Just minutes after the U.S. national team's convincing 2-0 victory over a full-strength Mexican squad, Sunil Gulati was seen walking in the bowels of the University of Phoenix Stadium with a serious and almost somber look on his face.
Why would the U.S. Soccer president not be overjoyed at Wednesday's display versus Mexico, a shocking yet thorough win against this country's fiercest rival? It could be the fact that the result has made Gulati's most important job just a little bit more difficult.
Bob Bradley wasn't supposed to really make a strong play to become the U.S. national team coach on a permanent basis; at least, that's not what Gulati was thinking when he turned to Bradley in the wake of the Juergen Klinsmann courtship disaster. Bradley was supposed to play the good soldier, taking the reigns to keep the national team from dealing with the embarrassment of going coachless any longer. He was supposed to keep the coaching seat warm until Gulati could lure a high-profile coach to take over.
The only problem was that nobody told Bradley he wasn't supposed to take a young team in transition and make them believe they could win. The United States went into Wednesday night's match as a clear underdog that faced the possibility of getting run off the field by a Mexican team at full strength.
The scenario might have been enough to unsettle a young team and make it susceptible to Mexico's experience, but Bradley reminded his squad that it was the Mexicans under the pressure. The visitors were the ones fielding all their stars. They were the ones who had to deal with the U.S. team's dominance over Mexico in recent years.
The start of the match went as many expected, as Mexico poured on the pressure with its usual display of skillful soccer. The Americans struggled but eventually the Mexican onslaught subsided with no goals on the scoreboard. As soon as Mexico showed some vulnerability, the Americans pounced with the type of confidence you wouldn't have expected from a team so young.
Credit Bradley, who has instilled an air of confidence in his team by sticking to his own mandate of developing the national team's next generation of players. He treated the Mexico game the way it should have been treated, as an opportunity to expose the U.S. team's up-and-coming talent to a high-pressure match. He didn't fall into some trap of calling in veterans who don't have a realistic chance of being on the next World Cup team in 2010 in some desperate attempt to help his chances to be hired as head coach on a permanent basis. Instead, Bradley has acted as if the job is already his.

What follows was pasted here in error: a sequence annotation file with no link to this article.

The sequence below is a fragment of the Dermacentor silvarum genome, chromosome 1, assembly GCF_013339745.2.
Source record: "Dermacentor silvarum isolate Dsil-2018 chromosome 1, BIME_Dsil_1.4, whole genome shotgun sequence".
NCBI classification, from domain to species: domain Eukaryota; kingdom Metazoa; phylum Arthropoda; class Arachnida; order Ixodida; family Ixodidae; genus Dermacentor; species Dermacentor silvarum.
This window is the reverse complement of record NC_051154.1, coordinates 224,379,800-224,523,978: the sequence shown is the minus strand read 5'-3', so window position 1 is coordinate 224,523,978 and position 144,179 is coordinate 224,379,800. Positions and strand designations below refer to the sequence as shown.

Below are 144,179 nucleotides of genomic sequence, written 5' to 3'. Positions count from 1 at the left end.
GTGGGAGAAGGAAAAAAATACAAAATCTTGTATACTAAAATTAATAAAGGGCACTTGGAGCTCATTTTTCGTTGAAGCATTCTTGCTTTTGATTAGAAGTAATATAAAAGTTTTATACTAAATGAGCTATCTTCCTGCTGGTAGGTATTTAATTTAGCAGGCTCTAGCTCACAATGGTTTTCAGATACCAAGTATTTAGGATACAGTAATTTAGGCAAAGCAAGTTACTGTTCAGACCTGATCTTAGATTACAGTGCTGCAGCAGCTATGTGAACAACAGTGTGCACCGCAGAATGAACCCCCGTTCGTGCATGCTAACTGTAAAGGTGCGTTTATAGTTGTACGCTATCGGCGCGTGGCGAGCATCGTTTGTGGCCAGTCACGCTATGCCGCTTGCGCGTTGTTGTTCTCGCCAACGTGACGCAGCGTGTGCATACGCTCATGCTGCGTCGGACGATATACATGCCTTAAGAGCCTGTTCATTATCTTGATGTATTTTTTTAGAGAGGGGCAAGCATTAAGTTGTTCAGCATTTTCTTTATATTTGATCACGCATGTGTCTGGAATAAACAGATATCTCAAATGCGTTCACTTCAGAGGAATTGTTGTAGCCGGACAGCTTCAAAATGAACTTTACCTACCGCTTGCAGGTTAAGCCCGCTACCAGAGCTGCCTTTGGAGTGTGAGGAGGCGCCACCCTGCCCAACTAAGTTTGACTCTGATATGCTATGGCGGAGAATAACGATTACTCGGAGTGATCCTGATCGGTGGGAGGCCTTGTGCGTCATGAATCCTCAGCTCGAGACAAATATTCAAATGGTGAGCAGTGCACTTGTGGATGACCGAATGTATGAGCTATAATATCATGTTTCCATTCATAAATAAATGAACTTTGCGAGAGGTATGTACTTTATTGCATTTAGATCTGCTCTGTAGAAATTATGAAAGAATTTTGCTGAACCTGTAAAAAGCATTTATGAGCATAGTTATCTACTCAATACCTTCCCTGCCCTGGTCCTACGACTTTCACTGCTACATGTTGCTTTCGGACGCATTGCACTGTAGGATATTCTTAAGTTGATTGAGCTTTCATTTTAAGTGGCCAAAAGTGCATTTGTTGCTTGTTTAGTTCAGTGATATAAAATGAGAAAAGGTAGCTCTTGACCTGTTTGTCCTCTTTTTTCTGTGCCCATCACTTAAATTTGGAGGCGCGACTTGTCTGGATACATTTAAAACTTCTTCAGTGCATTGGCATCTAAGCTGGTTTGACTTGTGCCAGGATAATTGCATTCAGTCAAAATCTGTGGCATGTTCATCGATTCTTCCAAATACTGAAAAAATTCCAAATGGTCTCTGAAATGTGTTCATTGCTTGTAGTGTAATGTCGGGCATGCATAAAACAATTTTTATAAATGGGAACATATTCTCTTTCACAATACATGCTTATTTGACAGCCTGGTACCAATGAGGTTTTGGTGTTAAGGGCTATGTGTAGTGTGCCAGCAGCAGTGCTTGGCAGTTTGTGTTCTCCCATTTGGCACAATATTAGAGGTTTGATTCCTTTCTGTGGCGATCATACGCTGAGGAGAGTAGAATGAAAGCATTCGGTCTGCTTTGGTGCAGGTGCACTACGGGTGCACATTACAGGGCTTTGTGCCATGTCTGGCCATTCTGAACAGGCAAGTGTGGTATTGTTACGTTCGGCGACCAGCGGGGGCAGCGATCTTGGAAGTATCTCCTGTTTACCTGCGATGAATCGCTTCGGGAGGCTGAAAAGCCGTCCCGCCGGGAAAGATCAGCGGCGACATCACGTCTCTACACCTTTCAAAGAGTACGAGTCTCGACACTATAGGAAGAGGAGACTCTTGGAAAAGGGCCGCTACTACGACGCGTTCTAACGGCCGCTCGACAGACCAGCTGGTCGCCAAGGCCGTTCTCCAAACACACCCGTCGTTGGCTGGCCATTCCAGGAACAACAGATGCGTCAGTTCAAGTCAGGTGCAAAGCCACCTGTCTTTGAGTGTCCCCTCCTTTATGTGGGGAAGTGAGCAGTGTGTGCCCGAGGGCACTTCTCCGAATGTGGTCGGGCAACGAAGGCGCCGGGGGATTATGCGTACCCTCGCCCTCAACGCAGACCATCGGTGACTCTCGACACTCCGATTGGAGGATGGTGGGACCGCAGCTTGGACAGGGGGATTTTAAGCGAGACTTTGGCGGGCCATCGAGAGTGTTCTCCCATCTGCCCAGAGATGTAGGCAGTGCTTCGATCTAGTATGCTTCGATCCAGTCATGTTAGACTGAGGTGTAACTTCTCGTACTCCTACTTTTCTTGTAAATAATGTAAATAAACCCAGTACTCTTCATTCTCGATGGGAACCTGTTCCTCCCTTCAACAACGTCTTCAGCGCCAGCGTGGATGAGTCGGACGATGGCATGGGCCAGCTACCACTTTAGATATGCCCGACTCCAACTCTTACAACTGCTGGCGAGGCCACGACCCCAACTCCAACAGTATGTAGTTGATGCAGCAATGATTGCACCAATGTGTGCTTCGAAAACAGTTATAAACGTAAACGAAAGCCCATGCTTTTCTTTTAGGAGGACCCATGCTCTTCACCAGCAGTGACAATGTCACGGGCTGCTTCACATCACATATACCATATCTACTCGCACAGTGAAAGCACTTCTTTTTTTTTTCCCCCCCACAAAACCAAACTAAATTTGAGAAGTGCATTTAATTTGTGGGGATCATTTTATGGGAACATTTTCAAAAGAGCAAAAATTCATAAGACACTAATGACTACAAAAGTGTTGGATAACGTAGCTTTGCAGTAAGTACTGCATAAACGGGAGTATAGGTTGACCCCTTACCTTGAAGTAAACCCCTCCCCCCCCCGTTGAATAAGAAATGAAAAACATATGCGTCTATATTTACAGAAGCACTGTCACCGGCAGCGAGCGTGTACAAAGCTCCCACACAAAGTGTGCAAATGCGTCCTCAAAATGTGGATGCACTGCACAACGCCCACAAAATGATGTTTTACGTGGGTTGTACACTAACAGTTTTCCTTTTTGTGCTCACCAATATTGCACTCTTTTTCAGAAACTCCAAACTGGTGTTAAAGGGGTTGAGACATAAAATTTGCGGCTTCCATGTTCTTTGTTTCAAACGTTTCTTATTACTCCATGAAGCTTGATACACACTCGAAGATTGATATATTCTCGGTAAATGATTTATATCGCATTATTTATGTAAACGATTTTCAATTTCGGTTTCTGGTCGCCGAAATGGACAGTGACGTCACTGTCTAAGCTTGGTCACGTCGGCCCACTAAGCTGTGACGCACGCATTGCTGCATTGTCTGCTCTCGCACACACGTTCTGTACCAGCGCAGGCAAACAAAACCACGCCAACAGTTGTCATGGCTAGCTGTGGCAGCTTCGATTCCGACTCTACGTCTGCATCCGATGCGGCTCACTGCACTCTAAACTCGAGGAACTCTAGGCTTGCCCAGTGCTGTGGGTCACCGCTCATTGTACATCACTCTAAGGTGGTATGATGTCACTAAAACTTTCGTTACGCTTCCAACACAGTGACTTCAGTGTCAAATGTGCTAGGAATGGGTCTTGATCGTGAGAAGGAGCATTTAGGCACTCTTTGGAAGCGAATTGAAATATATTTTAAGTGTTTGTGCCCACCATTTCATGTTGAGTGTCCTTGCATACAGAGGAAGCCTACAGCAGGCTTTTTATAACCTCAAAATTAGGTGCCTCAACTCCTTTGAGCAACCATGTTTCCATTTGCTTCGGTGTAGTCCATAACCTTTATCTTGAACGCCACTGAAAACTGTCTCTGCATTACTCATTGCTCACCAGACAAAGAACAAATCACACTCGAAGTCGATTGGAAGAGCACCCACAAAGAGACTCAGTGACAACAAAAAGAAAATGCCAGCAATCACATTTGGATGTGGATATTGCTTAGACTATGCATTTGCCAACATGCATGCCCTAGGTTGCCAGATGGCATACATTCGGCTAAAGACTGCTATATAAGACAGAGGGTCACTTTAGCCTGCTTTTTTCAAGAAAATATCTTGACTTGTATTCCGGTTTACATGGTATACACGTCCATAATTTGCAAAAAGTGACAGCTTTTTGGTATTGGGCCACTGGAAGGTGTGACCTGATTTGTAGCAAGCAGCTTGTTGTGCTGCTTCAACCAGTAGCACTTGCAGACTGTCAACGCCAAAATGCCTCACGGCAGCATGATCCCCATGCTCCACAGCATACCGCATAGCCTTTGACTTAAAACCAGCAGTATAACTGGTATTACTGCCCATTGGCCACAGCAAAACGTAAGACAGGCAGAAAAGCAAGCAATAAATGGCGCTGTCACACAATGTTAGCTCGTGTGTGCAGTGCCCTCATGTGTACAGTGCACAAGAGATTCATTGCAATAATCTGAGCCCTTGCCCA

"I think Bob is taking it as if he's going to be here," Landon Donovan said. "In the long term it's not going to do us a whole lot of good bringing in some 34- or 35-year-olds for this game if they're not going to be here in 2010."
Even though it has been just two games, Wednesday's result raised the question that needs to be asked. What is Gulati waiting for? If he really had confidence in Bradley when he hired him on an interim basis, what more does he need to see in order to erase that interim label? If defeating a full-strength Mexico team in front of a pro-Mexico crowd -- with a shorthanded team fielding a decent number of U.S. newcomers -- isn't enough to convince Gulati, then nothing is.
There's just that pesky desire by Gulati to try to land the type of big-name coach he practically promised when he fired Bruce Arena. Gulati talked about wanting a coach with some international cachet, with a reputation as a winner, someone pretty much like Klinsmann and someone like Mexican coach Hugo Sanchez, the very man Bradley defeated on Wednesday.
That matchup may have been the most intriguing aspect of the U.S.-Mexico match. In one corner was Sanchez, a Mexican legend and former Real Madrid star whose reputation alone was enough to have every club he asked to release players comply without much resistance. In the other corner was Bradley, an interim coach relatively unknown to many of the clubs he had to approach about releasing U.S. national team players. Bradley dealt with the resistance he felt from clubs such as Manchester City and Newcastle, and instead of being selfish and demanding that players such as DaMarcus Beasley and Oguchi Onyewu be released, he decided that it wasn't worth harming relationships with these clubs in order to win a friendly.
Why would a coach whose future is in so much doubt care whether U.S. Soccer's working relationships with European clubs remain intact? Why would Bradley jeopardize a match so important to his chances of being hired on a full-time basis? He did it because he knew it was the right thing to do and because it was what any coach without an interim label would have done.
So rather than spend pre-match interviews cultivating excuses by talking about what players he didn't have, Bradley stuck to talking about the players he did have. Even after he was surprised with the news that Mexico had in fact secured its strongest possible team, Bradley didn't waver. It was simply a chance for his team to test itself against a strong squad -- nothing more, nothing less.
Yes, it was just one game, but Bradley did everything possible Wednesday night to prove to Gulati that he is the man to lead the U.S. national team as it moves toward 2010. Gulati can keep having daydreams of European and South American coaches with bigger reputations, but he can no longer deny that Bradley is more than capable of doing the job just as well, if not better, than anyone Gulati might find this summer.
Gulati should probably thank Bradley, because Bradley didn't make Gulati's job tougher. He just made it much easier.
Ives Galarcep covers MLS for ESPNsoccernet. He is a writer and columnist for the Herald News (N.J.) and writes a blog, Soccer By Ives. He can be reached at Ivespn79@aol.com.